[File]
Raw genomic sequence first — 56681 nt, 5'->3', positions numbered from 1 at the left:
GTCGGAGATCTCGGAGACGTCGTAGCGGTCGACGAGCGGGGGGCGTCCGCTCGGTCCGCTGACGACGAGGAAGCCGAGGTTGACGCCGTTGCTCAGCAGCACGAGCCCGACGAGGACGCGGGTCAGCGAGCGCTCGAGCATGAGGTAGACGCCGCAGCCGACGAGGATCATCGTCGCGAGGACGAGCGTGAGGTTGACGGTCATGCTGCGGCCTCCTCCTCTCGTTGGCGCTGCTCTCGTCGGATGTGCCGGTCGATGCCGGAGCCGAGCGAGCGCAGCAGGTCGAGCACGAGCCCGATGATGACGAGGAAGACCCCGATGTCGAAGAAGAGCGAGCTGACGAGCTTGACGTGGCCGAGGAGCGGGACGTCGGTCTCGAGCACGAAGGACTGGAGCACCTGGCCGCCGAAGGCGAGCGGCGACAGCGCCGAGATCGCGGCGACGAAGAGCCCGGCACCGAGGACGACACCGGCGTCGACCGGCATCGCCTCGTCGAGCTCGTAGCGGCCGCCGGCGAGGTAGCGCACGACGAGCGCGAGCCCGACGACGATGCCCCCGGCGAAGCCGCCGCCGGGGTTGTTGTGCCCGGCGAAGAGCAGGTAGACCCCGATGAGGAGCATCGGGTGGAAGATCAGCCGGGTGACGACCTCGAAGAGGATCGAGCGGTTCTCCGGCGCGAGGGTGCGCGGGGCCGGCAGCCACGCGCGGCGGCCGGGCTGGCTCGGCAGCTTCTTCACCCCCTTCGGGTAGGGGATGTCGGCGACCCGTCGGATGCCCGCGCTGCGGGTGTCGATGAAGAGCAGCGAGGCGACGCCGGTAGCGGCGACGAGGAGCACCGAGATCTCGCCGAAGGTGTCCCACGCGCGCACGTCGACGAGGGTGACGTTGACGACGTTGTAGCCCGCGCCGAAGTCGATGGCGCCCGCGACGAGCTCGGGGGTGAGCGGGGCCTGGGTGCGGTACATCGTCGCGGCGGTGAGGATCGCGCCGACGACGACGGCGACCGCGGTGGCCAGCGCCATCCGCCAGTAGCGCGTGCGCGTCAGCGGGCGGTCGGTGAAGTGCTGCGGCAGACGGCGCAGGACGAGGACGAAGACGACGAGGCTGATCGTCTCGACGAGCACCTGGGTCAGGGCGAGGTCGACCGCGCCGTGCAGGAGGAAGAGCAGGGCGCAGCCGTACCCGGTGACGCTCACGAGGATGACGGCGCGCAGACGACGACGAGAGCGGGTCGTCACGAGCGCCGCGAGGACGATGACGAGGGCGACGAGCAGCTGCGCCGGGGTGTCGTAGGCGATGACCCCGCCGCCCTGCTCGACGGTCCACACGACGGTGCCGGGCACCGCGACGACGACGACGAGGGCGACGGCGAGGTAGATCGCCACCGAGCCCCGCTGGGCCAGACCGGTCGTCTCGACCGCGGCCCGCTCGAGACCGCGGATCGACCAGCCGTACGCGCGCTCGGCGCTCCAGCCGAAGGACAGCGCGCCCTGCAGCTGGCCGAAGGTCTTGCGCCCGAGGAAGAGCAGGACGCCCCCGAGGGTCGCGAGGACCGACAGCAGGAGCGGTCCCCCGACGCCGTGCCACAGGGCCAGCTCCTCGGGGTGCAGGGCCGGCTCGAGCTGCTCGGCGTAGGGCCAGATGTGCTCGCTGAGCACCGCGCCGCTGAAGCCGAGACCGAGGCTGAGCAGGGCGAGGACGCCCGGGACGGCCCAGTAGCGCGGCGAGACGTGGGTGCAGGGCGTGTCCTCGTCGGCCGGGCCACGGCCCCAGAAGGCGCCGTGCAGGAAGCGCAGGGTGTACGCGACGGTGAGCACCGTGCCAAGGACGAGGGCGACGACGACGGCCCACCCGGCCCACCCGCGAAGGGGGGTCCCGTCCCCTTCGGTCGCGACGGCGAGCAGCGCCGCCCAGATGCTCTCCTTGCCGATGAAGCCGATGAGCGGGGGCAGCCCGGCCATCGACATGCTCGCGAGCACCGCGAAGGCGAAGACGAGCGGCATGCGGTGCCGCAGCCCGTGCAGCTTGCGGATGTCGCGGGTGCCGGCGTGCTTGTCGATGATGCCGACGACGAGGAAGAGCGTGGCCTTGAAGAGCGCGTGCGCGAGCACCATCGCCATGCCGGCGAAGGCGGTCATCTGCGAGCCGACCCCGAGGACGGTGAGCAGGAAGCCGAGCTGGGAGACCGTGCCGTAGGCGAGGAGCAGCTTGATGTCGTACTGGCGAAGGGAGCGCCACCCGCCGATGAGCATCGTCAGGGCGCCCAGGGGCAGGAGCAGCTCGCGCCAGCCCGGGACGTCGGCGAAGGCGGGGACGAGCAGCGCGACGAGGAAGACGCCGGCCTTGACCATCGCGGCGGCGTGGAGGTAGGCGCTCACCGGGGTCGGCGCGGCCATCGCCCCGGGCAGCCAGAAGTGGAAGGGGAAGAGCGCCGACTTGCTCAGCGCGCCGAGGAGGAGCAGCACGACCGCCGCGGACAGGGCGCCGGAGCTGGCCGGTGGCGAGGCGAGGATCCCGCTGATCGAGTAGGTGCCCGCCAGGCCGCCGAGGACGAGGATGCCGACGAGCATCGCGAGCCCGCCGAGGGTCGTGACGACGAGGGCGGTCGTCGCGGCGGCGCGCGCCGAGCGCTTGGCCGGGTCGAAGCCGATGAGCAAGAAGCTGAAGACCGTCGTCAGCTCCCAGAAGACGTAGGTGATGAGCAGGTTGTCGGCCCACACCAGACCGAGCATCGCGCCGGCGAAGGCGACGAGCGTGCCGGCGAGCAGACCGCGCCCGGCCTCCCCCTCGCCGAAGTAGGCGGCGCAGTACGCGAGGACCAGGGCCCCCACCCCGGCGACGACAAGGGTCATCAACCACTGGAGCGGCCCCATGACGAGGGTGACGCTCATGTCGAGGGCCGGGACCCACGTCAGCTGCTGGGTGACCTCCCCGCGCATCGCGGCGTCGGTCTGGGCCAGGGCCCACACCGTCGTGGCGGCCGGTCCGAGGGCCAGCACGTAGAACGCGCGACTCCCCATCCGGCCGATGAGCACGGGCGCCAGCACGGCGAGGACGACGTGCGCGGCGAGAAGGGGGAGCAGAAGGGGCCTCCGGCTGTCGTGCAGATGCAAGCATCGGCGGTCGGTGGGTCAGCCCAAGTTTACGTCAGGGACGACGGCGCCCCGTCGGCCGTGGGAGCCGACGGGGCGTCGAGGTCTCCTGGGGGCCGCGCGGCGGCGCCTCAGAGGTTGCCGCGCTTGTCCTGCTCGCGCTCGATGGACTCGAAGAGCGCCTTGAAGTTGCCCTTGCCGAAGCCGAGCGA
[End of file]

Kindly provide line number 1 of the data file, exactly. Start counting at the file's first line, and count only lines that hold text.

Raw genomic sequence first — 56681 nt, 5'->3', positions numbered from 1 at the left: